Milestone for ‘Bei-win’ – Day 4: Yonex French Open 2016

Milestone for ‘Bei-win’ – Day 4: Yonex French Open 2016

For the second week straight, a player competing without a coach has reached the semi-finals of a MetlLife BWF World Superseries event – and in the process halted one of the in-form players on tour right now.

Chinese transplant, Beiwen Zhang turned in one of the best performances of her topsy-turvy career to derail Akane Yamaguchi in their Women’sfrench-open-logo-vertical Singles quarter-final at the Yonex French Open 2016. It is the winner’s first time in the Superseries semi-finals.

The 26-year-old athlete, now representing the USA, maintained her composure to thwart her Japanese rival’s bid for a third successive crown, with Yamaguchi having won in Korea last month and last Sunday in Denmark. The 21-16 13-21 21-18 victory also put Zhang on track to emulate Thailand’s Tanongsak Saensomboonsuk who conquered the Men’s Singles field in Odense last week without the benefit of coaching.

“I’m so happy. I have lost twice to her. I watched her videos and today I was prepared to be patient,” revealed the winner.

“She was waiting for me to make mistakes and I just kept clearing the shuttle. She is short so she doesn’t really have kill shots but it was still tough and I was very tired.”

Zhang – a lone ranger at elite level – could not stop smiling as she soaked in the occasion, recalling all the challenges she faces at tournaments where she has to depend on the kindness of fellow athletes to spar with her and even for lodging. Having gotten further than ever before, she hopes she can french-open-2016-day-4-sung-ji-hyun-of-koreamake it count at Stade Pierre de Coubertin.

Defeated but not deflated, Yamaguchi conceded she was tired after her recent exploits but took nothing away from Zhang who was quicker than her. The 19-year-old admitted that, though leading 18-16 in the decider, she had no energy left as Zhang overhauled her with five unanswered points.

Zhang now plays China’s Sun Yu for a place in Sunday’s showdown. The latter ousted Busanan Ongbamrungphan, 21-15 22-20, while Korea’s Sung Ji Hyun and Sun’s team-mate, He Bingjiao, qualified for the other semi-final with wins over Chinese Taipei players, Tai Tzu Ying and Chiang Mei Hui respectively. However, Chinese Taipei fans can take some comfort from the showing of their Men’s Singles journeyman, Hsu Jen Hao, who – making the most of Lee Chong Wei’s withdrawal in his section of the draw – has grappled his way into the last four in Paris.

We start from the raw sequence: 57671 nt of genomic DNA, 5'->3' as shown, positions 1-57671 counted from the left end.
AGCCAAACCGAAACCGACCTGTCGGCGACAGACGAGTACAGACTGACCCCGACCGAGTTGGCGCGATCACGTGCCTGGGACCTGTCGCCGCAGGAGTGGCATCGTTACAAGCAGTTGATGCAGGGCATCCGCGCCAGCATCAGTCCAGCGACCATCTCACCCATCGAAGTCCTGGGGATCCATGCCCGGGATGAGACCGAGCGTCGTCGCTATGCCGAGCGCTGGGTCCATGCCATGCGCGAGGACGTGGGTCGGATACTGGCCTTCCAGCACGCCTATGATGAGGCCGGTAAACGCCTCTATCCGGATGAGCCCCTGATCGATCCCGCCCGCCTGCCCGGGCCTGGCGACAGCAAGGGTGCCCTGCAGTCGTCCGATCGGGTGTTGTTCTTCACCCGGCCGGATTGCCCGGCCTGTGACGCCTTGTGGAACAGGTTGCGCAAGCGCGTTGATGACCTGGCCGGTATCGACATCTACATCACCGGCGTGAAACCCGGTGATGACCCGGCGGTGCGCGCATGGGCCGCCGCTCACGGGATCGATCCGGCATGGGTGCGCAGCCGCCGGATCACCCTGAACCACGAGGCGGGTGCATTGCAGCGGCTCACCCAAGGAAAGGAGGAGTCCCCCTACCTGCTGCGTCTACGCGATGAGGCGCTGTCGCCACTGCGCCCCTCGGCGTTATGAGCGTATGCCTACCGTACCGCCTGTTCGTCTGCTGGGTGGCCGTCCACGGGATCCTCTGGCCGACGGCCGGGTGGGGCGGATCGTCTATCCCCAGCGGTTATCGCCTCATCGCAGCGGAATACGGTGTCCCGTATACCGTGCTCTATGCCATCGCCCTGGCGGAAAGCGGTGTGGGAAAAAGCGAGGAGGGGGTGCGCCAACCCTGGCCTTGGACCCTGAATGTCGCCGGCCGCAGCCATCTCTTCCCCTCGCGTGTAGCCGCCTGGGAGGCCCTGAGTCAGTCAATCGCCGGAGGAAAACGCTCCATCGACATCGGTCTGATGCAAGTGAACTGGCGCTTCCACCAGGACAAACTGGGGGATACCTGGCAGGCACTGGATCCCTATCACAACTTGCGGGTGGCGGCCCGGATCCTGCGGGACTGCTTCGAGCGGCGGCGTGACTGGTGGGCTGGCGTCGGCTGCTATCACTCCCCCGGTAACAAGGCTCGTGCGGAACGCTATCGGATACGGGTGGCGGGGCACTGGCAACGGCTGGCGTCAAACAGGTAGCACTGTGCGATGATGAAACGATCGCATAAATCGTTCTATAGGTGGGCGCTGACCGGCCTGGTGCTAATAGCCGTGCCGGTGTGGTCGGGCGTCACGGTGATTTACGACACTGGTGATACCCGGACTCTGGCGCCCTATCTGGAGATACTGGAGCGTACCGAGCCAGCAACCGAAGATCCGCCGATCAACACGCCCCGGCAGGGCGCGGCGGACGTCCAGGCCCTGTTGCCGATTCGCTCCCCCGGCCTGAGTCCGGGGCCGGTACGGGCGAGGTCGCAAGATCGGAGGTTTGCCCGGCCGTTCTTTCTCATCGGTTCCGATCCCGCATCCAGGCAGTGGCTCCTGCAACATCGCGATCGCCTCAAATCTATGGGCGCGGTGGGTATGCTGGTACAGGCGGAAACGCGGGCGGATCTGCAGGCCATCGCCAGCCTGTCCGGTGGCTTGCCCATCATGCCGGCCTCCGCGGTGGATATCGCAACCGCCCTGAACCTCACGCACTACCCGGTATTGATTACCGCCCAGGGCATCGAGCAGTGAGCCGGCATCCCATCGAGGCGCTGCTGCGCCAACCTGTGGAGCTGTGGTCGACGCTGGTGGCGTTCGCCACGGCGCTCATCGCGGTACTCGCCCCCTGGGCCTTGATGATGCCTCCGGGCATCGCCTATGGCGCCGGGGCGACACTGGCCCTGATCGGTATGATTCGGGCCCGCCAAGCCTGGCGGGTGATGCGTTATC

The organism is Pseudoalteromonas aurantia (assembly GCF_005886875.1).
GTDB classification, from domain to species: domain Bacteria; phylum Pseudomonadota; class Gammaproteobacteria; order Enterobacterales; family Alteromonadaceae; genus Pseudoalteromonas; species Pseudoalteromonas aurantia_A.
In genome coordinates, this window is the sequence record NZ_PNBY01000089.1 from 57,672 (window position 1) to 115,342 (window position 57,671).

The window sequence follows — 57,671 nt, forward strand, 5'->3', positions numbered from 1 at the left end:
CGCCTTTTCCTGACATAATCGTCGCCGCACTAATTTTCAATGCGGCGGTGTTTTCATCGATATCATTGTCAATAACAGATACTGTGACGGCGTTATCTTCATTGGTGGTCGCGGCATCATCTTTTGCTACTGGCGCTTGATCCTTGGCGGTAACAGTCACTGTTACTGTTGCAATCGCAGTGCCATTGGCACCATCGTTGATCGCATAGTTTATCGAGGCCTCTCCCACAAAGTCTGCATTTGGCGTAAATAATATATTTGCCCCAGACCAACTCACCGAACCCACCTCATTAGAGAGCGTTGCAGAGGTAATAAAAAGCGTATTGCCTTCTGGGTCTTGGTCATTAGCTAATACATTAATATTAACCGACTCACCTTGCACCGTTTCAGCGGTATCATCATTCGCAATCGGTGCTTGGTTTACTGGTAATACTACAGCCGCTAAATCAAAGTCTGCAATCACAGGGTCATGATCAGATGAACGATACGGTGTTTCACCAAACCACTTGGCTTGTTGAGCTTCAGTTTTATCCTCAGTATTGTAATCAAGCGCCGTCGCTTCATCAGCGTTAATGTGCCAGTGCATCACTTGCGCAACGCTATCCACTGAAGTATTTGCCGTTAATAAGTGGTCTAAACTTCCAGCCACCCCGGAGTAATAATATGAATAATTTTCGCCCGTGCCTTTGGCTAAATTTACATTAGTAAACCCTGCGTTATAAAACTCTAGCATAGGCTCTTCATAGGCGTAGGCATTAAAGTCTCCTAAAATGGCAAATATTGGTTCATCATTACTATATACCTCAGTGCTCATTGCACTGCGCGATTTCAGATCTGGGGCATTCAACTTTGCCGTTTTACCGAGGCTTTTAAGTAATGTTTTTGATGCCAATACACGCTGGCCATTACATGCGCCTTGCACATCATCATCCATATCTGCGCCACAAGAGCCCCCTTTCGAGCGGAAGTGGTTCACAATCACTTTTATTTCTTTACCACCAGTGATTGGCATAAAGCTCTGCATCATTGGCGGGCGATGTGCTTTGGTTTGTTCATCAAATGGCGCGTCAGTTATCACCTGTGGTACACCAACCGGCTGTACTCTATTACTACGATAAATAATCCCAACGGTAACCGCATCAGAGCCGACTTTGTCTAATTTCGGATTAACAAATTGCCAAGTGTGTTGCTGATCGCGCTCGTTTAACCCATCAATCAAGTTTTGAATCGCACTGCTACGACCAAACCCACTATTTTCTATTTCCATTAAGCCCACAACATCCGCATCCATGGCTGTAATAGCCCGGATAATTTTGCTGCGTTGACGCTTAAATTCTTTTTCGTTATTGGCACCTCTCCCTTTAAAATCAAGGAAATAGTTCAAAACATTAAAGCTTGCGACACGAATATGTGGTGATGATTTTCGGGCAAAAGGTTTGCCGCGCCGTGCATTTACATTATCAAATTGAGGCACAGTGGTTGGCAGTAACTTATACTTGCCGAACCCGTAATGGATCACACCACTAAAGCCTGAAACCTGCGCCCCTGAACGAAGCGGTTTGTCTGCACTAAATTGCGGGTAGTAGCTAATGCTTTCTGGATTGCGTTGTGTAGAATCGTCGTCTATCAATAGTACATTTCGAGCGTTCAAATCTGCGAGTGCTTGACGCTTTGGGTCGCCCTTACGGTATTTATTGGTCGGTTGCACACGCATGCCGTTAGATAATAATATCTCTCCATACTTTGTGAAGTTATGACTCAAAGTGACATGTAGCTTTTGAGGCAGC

After an appalling first game in which he earned just six points, the 25-year-old shook off his nervousness to beat Son Wan Ho of Korea (6-21 21-18 21-14). His reward is a clash with China’s Shi Yuqi who conquered Jonathan Christie (12-21 21-19 21-16) as the Indonesian’s movement was hampered in the closing stages by a painful blister on his toe for which he was treated.

The other semi-final features the resurgent Lee Hyun Il of Korea and Hong Kong’s Ng Ka Long who survived a tight first game to get past Jan Jorgensen of Denmark, 27-25 21-12, to notch his third Superseries semi-final.

“I know he has a very good flat game so I intentionally took away his opportunities to play that. I felt a lot of pressure at the end of the first game and I had to remind myself to be ready for him at net – his pushing – because he has very good defence,” said the No.8 seed, adding that he must be “readyfrench-open-2016-day-4-ng-ka-long-of-hong-kong to run a lot” if he is to outfox Lee.

Meanwhile, Chinese teenager, Chen Qingchen, continued her notable rise in the top flight, progressing to both the Women’s Doubles semi-finals (with Jia Yifan) and the Mixed Doubles semi-finals (with Zheng Siwei). She and Jia showed gritty determination to repel an under-strength Kamilla Rytter Juhl/Christinna Pedersen, 21-19 21-19. The Danes fought well but, with Rytter Juhl ill, fell short as their younger opponents produced some amazing plays, including a point in the second game that took them to 14-10 up. Despite both Chen and Jia having fallen to the turf, they refused to surrender the point and somehow claimed it as the Danes hit long.

“We are keeping a low profile and studying and learning from all our opponents. The Danes are tall and more experienced. It was hard playing them at first but we are now understanding what to do,” said Jia, adding they are excited to reach a first Superseries semi-final together.

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The Chinese will tackle top seeds and world No.1 duo, Misaki Matsutomo/Ayaka Takahashi of Japan, for a place in the final. The other semi-final pits anther Chinese pair, Huang Dongping/Li Yinhui versus No.6 seeds, Chang Ye Na/Lee So Hee of Korea. It will be a busy day for Li too as she and Zhang Nan withstood a late-night threat from Thailand’s Bodin Isara/Savitree  Amitrapi, 21-14 23-21, in Mixed Doubles. They come up against their team-mates Zheng/Chen in the last four while Korean top seeds, Ko Sung Hyun/Kim Ha Na try to stop Joachim Fischer Nielsen/Christinna Pedersen of Denmark from reaching their second Superseries final in a row.

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“We really want to do well here after losing early in Denmark. Also, we are defending a lot of points as champions last year,” noted Ko.

Denmark is already assured of featuring in the Men’s Doubles final as veteran duo, Mathias Boe/Carsten Mogensen, take on their younger peers, Anders Skaarup Rasmussen/Kim Astrup. The other semi-final is a repeat of last Saturday in Denmark in which giant-killing Bodin Isara and Nipitphon Phuangphuapet (Thailand) oppose Ricky Karanda Suwardi/Angga Pratama of Indonesia.

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